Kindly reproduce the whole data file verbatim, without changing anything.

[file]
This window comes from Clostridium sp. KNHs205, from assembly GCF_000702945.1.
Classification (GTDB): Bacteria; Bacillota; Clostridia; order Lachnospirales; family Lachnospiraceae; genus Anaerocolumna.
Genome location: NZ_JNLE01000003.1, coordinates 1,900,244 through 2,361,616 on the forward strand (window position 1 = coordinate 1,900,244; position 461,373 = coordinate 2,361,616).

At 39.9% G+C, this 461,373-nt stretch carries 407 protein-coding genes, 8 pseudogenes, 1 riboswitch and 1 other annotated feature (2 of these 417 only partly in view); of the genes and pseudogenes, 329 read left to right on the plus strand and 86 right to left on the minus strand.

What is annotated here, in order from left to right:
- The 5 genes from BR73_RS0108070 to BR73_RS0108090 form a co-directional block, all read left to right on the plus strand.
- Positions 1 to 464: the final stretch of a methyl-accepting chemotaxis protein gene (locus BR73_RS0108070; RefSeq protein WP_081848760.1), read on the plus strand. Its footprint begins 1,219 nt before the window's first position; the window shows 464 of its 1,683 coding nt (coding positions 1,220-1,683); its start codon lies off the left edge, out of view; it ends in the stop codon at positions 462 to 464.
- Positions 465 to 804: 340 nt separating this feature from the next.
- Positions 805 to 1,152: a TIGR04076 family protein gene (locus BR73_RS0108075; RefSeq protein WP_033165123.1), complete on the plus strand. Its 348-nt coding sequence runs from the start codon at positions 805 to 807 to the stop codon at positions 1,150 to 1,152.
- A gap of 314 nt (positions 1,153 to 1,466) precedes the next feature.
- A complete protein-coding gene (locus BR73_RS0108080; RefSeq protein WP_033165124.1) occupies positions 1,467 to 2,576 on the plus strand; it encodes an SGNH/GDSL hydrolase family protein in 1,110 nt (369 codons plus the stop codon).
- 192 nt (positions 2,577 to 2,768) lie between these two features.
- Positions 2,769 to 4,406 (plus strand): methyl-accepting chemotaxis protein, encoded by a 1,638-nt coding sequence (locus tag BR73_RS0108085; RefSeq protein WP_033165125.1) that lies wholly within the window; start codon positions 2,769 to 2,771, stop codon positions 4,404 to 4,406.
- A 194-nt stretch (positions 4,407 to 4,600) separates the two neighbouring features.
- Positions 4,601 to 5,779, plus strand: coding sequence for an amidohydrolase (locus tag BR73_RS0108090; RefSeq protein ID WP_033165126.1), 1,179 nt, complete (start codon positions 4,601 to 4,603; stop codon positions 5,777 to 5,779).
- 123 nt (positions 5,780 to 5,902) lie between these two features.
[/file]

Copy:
This window comes from Clostridium sp. KNHs205, from assembly GCF_000702945.1.
Classification (GTDB): Bacteria; Bacillota; Clostridia; order Lachnospirales; family Lachnospiraceae; genus Anaerocolumna.
Genome location: NZ_JNLE01000003.1, coordinates 1,900,244 through 2,361,616 on the forward strand (window position 1 = coordinate 1,900,244; position 461,373 = coordinate 2,361,616).

At 39.9% G+C, this 461,373-nt stretch carries 407 protein-coding genes, 8 pseudogenes, 1 riboswitch and 1 other annotated feature (2 of these 417 only partly in view); of the genes and pseudogenes, 329 read left to right on the plus strand and 86 right to left on the minus strand.

What is annotated here, in order from left to right:
- The 5 genes from BR73_RS0108070 to BR73_RS0108090 form a co-directional block, all read left to right on the plus strand.
- Positions 1 to 464: the final stretch of a methyl-accepting chemotaxis protein gene (locus BR73_RS0108070; RefSeq protein WP_081848760.1), read on the plus strand. Its footprint begins 1,219 nt before the window's first position; the window shows 464 of its 1,683 coding nt (coding positions 1,220-1,683); its start codon lies off the left edge, out of view; it ends in the stop codon at positions 462 to 464.
- Positions 465 to 804: 340 nt separating this feature from the next.
- Positions 805 to 1,152: a TIGR04076 family protein gene (locus BR73_RS0108075; RefSeq protein WP_033165123.1), complete on the plus strand. Its 348-nt coding sequence runs from the start codon at positions 805 to 807 to the stop codon at positions 1,150 to 1,152.
- A gap of 314 nt (positions 1,153 to 1,466) precedes the next feature.
- A complete protein-coding gene (locus BR73_RS0108080; RefSeq protein WP_033165124.1) occupies positions 1,467 to 2,576 on the plus strand; it encodes an SGNH/GDSL hydrolase family protein in 1,110 nt (369 codons plus the stop codon).
- 192 nt (positions 2,577 to 2,768) lie between these two features.
- Positions 2,769 to 4,406 (plus strand): methyl-accepting chemotaxis protein, encoded by a 1,638-nt coding sequence (locus tag BR73_RS0108085; RefSeq protein WP_033165125.1) that lies wholly within the window; start codon positions 2,769 to 2,771, stop codon positions 4,404 to 4,406.
- A 194-nt stretch (positions 4,407 to 4,600) separates the two neighbouring features.
- Positions 4,601 to 5,779, plus strand: coding sequence for an amidohydrolase (locus tag BR73_RS0108090; RefSeq protein ID WP_033165126.1), 1,179 nt, complete (start codon positions 4,601 to 4,603; stop codon positions 5,777 to 5,779).
- 123 nt (positions 5,780 to 5,902) lie between these two features.